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Always interested in offers/projects/new ideas. Eclectic experience in fields like: numerical computing; Python web; Java enterprise; functional languages; GPGPU; SQL databases; etc. Based in Santiago, Chile; telecommute worldwide. CV; email.

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Kant Podcasts

From: "andrew cooke" <andrew@...>

Date: Sat, 10 Feb 2007 23:15:18 -0300 (CLST)

I've had these on my disk for some time.  Finally got round to sticking
them on my MP3 player.  The first is a video, which I've not seen, but the
second lecture (which I am listening to now) seems to be a decent place to


Notes on Kant

From: "andrew cooke" <andrew@...>

Date: Mon, 12 Feb 2007 09:19:59 -0300 (CLST)

I'm sitting in a bus on the way to La Serena listening to
the Kant lectures and feeling rather clever because the
lecturer mentioned something that had been bothering me for
some time - the emphasis on time and space, but not
brightness, colour, pitch, texture, or taste.

The way the lecturer is presenting things (I have no idea
how accurate this is and left my books at home) is that Kant
is arguing that time and space are necessarily true in order
for us to experience (and therefore understand) the world.

Yet it seems to me that this is not the case.  I can imagine
(which again pleases/worries me, as the lecturer apparently
cannot) a world wthout space, in which (rather like being in
an illuminated flotation tank) I can see colours (on a
'flat' field - think of the ping-pong balls over the eyes in
esp experiments) and hear sounds.  It seems reasonable to me
that a conscious being could exist in such an environment
and construct theories about this colour/sound world (which
need not be solipsistic - you could imagine making sounds
and hearing responses).

This is a problem for the lecturer because it means that
colour has to be "a priori", but that seems no more odd to
me than space being so.  Now maybe that is her point, but to
my (limited) point of view this could be no more than a poor
emphasis - the important thing is not space, but experience.
Kant requires structured experiences.  Whether we call the
structure "space" or "colour" seems largley irrelevant - the
system he is building only really requires that experience
be structured in some way (so that we can reason about it).

One other point, which I don't think has been mentioned (I
may have fallen asleep for a moment in the sunshine, and am
only on lecture 3 or 4) is the very important distinction
between time and the other "dimensions" we use to structure
experience - somehow time is always experienced as
increasing (imagine how odd a world would be where each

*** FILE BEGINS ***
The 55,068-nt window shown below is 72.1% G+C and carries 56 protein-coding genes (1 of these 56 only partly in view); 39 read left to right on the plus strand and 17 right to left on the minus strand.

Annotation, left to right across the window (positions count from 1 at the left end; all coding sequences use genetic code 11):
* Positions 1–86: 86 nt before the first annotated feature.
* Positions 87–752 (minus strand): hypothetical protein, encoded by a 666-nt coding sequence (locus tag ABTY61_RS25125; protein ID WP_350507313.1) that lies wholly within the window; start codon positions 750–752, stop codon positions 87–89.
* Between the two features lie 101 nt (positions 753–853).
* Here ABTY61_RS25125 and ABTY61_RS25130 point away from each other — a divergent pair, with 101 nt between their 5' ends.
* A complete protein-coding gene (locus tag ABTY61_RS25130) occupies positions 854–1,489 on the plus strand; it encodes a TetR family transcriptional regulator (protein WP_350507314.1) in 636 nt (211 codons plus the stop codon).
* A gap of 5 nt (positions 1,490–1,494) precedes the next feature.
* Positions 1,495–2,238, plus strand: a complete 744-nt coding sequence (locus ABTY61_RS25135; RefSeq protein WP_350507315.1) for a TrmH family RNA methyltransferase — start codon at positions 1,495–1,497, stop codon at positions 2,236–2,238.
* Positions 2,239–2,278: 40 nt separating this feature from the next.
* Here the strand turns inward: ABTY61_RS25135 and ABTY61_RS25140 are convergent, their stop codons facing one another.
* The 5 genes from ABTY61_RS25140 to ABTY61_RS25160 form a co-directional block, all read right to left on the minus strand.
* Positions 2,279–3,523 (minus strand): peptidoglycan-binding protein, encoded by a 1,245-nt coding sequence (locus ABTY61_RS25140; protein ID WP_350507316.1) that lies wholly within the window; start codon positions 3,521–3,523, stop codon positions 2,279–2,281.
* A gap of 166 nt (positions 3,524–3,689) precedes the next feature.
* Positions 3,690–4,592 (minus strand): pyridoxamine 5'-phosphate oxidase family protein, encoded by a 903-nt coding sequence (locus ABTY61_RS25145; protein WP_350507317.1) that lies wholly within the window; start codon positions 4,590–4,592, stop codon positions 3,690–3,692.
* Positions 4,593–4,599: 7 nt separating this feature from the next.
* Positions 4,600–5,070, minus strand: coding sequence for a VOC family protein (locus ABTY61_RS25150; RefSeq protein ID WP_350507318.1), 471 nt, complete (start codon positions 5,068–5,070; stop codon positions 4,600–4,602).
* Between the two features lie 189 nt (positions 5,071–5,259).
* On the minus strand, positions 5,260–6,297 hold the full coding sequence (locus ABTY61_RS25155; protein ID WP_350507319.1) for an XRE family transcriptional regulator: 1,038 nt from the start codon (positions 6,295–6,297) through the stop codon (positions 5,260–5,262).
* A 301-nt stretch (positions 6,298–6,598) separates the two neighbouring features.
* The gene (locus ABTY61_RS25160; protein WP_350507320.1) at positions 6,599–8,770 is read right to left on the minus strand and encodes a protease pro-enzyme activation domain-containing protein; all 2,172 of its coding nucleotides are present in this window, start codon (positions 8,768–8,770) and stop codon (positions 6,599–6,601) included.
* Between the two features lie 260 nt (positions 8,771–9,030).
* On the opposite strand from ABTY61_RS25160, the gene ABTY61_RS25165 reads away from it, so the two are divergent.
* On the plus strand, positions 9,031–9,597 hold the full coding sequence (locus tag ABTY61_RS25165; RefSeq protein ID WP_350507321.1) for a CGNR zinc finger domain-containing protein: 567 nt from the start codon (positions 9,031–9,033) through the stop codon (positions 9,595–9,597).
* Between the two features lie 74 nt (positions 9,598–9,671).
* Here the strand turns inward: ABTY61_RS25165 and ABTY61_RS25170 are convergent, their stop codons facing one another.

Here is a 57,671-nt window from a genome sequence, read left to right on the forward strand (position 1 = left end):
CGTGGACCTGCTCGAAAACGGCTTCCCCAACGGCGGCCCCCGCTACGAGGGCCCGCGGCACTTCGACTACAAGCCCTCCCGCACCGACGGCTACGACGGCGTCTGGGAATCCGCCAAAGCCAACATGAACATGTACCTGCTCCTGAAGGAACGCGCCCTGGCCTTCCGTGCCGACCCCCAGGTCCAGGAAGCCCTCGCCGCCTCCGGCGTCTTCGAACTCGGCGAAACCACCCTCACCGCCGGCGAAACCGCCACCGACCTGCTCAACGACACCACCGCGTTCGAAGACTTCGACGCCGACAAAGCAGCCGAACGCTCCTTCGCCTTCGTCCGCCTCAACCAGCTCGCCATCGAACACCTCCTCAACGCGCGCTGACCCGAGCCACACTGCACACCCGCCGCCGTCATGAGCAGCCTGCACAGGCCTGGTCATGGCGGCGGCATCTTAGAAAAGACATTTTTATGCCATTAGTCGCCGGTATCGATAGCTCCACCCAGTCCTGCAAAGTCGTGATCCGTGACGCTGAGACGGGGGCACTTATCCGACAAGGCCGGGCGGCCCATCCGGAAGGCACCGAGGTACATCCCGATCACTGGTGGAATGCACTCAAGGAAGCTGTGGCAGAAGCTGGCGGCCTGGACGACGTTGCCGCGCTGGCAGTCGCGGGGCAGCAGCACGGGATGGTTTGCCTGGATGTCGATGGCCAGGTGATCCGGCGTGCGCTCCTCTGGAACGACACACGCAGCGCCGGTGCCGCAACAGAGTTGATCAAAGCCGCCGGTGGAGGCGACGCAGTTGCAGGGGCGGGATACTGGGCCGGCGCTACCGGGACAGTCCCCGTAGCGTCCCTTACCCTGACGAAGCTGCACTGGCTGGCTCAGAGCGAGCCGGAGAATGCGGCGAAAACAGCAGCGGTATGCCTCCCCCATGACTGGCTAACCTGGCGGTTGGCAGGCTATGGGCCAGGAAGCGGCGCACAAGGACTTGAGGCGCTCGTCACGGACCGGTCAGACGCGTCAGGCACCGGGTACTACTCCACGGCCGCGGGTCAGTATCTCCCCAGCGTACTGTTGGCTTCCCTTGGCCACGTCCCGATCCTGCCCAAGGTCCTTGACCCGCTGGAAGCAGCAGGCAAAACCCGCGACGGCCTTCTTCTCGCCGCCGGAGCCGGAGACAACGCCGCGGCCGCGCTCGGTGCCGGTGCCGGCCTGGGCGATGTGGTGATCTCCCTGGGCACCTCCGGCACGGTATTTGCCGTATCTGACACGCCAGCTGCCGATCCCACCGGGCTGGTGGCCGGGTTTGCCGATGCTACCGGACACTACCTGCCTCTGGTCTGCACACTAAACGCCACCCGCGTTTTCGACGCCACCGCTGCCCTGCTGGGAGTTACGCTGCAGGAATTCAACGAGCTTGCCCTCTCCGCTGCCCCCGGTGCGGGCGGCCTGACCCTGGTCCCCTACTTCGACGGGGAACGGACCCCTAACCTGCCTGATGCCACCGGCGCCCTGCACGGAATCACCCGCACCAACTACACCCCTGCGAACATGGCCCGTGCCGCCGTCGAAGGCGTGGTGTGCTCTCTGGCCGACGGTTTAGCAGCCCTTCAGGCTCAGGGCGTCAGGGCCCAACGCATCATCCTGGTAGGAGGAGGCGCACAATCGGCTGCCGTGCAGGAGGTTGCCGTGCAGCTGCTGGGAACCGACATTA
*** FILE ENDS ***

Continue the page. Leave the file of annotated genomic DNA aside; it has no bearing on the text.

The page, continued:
sound heard could only be higher than the one previously
experienced).  This asymmetry (which I have no explanation
for) picks time out from the other dimensions and forces it
to be present with any sense.


Some other tihngs that are bothering me:

- Seems to be a confusion between things and names (eg
  discussion of colours)

- 5+7 does equal 12 always, apart from issues with notation
  (again, seems to be a confusion between things and names
  on the part of the lecturer) (I don't think the lecturer
  is that clued up on maths - another oddity was a comment
  on straight lines "on the earth") (but a good lecturer

- How does reification occur?  Is the Platonic table a

Maybe the problem is the degree to which a "close reading"
must follow Kant's own thought rather than placing it within
a current context?

[later, while listening]

Something very odd about causality.  Seems to be purely
succession.  Causality is more than that!  Again, I may have
fallen asleep...

Still there seems to be no real explanation of reification
from observations to types.

Ah.  Cause + effect is purely interprative?  Very odd.

No.  Some events are bound down.  But how do we tell which
is which?  How do we know when the world is so structured
and when ordered by chance?

Just mentioned free will, which was something else I had
worried about :o)

[end of week 4 - now at home drinking...]

Cause + effect requires experimentation, as far as I can
tell, but this must be a little before Popper.

I should note that "synthetic a priori truth" and the way
Kant bootstraps the system through them, comes through very
clearly from these lectures (at least by lecture 5 or
wherever I am now).

Also, leaves changing colour are equivalent to movement if
the emphasis is on parameterized observations rather than
only "space and time".

Heh, "substratum to my experience" exists sempeternally.
Earlier in the lectures there was a challenge to find
something that exists out of time.  My best attempt was
consciousness, since it is not aware of its own limits
(perhaps).  I thought I was pushing things a bit, but the
quote above suggests it works quite nicely.


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